How payment habits are evolving

Payment markets tend to evolve slowly over time. We are creatures of habit, and this is no less true for the way that we pay for things than it is for other aspects of day-to-day life.

Once we have found a set of payment methods that we are comfortable using and that help us manage our finances effectively, it can take a great deal for us to change to a different way of doing things.

In the last couple of years, however, the global Covid-19 pandemic and associated lockdowns have led to significant changes in patterns of payments in the UK. Lockdowns resulted in large sections of the economy shutting down completely for parts of the year. In those parts of the economy which remained open, many businesses switched to home working arrangements, reducing expenditure on travel and city centre spending.

The pandemic not only led to a reduction in the total number of payments made in the UK, it also led to changes in the types of payments that were used. People made greater use of contactless payments, online banking and mobile wallet channels, largely at the expense of cash payments. This led to the question as to whether these constituted permanent changes to people’s behaviour, or whether people’s payment preferences would return to pre-pandemic patterns as lockdown restrictions were eased.

Data from 2021 suggest that trends in payments behaviour have returned towards their pre-pandemic patterns.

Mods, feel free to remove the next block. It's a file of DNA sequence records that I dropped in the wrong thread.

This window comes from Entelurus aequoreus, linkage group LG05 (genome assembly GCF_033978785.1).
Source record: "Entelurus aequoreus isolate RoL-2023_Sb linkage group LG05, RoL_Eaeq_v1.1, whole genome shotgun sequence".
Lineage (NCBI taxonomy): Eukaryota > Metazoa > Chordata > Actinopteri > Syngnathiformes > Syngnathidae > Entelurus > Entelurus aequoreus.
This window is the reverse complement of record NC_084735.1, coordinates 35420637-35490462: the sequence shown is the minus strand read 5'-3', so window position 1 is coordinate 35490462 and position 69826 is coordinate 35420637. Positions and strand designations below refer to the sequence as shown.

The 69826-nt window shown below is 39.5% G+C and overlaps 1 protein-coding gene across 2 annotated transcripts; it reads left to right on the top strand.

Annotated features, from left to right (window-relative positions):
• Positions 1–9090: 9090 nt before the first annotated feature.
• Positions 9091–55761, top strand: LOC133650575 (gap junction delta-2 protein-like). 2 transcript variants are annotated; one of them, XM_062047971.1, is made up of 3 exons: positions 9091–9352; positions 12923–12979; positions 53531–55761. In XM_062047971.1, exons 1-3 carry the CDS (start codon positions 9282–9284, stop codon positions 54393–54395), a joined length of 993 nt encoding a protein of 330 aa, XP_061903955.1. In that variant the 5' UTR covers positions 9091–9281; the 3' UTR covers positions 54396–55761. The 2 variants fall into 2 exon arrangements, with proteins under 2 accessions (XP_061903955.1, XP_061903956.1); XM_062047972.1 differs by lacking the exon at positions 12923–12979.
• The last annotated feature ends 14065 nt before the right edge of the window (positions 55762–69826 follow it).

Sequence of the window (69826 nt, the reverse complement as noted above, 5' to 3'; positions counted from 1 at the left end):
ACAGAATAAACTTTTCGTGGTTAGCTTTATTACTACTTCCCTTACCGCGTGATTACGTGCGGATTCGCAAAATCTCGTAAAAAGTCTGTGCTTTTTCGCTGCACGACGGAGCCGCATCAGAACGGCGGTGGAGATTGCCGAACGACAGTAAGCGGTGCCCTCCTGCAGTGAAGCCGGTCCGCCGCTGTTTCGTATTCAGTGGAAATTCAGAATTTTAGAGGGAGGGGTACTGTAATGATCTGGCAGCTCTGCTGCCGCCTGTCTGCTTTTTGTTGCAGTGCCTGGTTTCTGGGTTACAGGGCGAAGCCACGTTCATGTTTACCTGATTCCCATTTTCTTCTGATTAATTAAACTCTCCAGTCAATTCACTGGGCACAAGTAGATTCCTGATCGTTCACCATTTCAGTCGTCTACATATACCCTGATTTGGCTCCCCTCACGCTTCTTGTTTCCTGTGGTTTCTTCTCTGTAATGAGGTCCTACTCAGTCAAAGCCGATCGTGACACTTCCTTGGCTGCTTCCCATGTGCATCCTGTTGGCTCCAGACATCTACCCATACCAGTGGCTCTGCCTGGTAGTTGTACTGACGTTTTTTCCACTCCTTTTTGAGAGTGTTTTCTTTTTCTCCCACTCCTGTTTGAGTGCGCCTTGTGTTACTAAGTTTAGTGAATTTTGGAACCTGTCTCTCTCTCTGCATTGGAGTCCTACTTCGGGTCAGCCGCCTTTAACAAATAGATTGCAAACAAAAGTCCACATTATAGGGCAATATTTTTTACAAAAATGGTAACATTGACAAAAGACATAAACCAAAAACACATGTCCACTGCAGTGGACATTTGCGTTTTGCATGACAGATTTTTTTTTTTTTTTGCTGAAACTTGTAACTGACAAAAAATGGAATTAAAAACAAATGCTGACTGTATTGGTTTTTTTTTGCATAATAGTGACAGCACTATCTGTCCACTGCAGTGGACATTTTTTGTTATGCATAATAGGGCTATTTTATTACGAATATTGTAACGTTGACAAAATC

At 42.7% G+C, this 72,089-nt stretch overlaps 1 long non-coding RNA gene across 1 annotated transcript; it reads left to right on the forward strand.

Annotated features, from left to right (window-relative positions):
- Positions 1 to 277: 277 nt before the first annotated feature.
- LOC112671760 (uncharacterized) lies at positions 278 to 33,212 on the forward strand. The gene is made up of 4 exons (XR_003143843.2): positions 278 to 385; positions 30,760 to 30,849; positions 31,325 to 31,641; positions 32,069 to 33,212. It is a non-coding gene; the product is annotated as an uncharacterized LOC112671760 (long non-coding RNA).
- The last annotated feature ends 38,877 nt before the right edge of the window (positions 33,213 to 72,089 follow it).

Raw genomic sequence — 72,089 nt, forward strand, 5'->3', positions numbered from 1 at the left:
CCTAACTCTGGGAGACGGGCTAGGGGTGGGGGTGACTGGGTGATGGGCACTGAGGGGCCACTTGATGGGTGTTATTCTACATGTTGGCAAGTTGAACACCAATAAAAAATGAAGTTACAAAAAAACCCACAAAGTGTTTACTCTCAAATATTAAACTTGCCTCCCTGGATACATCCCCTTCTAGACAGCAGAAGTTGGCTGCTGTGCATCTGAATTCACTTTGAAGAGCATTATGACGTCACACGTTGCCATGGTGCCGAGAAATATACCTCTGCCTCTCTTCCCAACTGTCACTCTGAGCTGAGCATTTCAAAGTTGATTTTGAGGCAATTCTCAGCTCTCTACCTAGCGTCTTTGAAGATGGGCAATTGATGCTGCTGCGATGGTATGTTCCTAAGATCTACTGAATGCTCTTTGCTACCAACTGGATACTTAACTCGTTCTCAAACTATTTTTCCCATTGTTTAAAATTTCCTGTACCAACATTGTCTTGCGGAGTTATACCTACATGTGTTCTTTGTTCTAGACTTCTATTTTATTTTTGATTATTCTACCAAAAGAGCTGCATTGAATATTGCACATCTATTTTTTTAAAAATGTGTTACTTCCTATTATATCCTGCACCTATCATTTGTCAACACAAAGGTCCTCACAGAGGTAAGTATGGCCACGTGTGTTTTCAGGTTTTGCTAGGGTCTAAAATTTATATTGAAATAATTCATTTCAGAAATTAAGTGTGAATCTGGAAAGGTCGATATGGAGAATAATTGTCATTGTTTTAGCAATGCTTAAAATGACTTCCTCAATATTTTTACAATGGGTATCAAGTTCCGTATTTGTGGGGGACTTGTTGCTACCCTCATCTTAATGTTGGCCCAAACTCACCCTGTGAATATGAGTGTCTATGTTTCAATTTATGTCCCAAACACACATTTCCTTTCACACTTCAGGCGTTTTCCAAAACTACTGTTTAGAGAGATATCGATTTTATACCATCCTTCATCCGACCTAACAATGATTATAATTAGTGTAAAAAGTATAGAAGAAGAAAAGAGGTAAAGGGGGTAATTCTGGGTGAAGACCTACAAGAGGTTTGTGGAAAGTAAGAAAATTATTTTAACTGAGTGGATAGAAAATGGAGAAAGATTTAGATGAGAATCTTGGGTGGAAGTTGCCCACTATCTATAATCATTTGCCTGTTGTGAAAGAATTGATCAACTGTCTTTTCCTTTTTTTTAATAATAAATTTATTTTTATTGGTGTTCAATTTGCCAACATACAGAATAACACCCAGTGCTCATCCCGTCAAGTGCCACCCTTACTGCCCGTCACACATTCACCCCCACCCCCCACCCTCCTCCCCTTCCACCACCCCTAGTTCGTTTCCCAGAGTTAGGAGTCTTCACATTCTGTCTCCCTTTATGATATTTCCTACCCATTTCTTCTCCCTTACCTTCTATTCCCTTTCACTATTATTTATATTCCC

Both debit card and credit card payments, which had declined in 2020, rose once again in 2021. Further, the share of payments made using cards, which had increased to 52 per cent of all payments during 2020, continued to increase in 2021, with 57 per cent of all payments in the UK being made using cards. Contactless payments continued to be popular, accounting for almost a third (32 per cent) of all payments made in the UK during 2021.

As for cash, the experience of the past couple of years has shown interesting impacts due to the pandemic. The long-run trend in cash payments over the past decade has been of a continuing decline, with payments migrating in particular to debit cards. In 2020, the pandemic resulted in cash use falling by 35 per cent compared to the previous year. Since 2017 cash use had been declining by around 15 per cent each year, so 2020 represented an acceleration of this decline. In 2021, it appears that there was a reduction in the rate of decline in cash use. Much of this was to be expected. The reopening of the economy and lessening of fears about Covid-19 transmission allowed cash-heavy sectors of the economy to operate again, and also allowed for more face-to-face transactions to take place. Having said this, the total number of cash payments made in the UK during 2021 still declined by 1.7 per cent compared with 2020.

Cash remains the second most frequently used payment method in the UK, being used for 15 per cent of all payments made during 2021. It is also notable that some people find physical cash to be helpful when managing a tight budget. Of course, others find mobile banking to be a convenient way of staying informed about their current balance. Nevertheless, given the rising cost of living, we may see an impact on people’s use of cash over the coming months.

The key trends seen in 2021 suggest:

  • a continued increase in debit card payments
  • a continued decline in cash payments, albeit at a reducing rate over time
  • ongoing growth in Faster Payments and other remote banking payments

More in-depth analysis of payment trends in 2021, and details of our forecasts for the development of payment volumes over the next ten years, can be found in the report UK Payment Markets, available via the UK Finance website.

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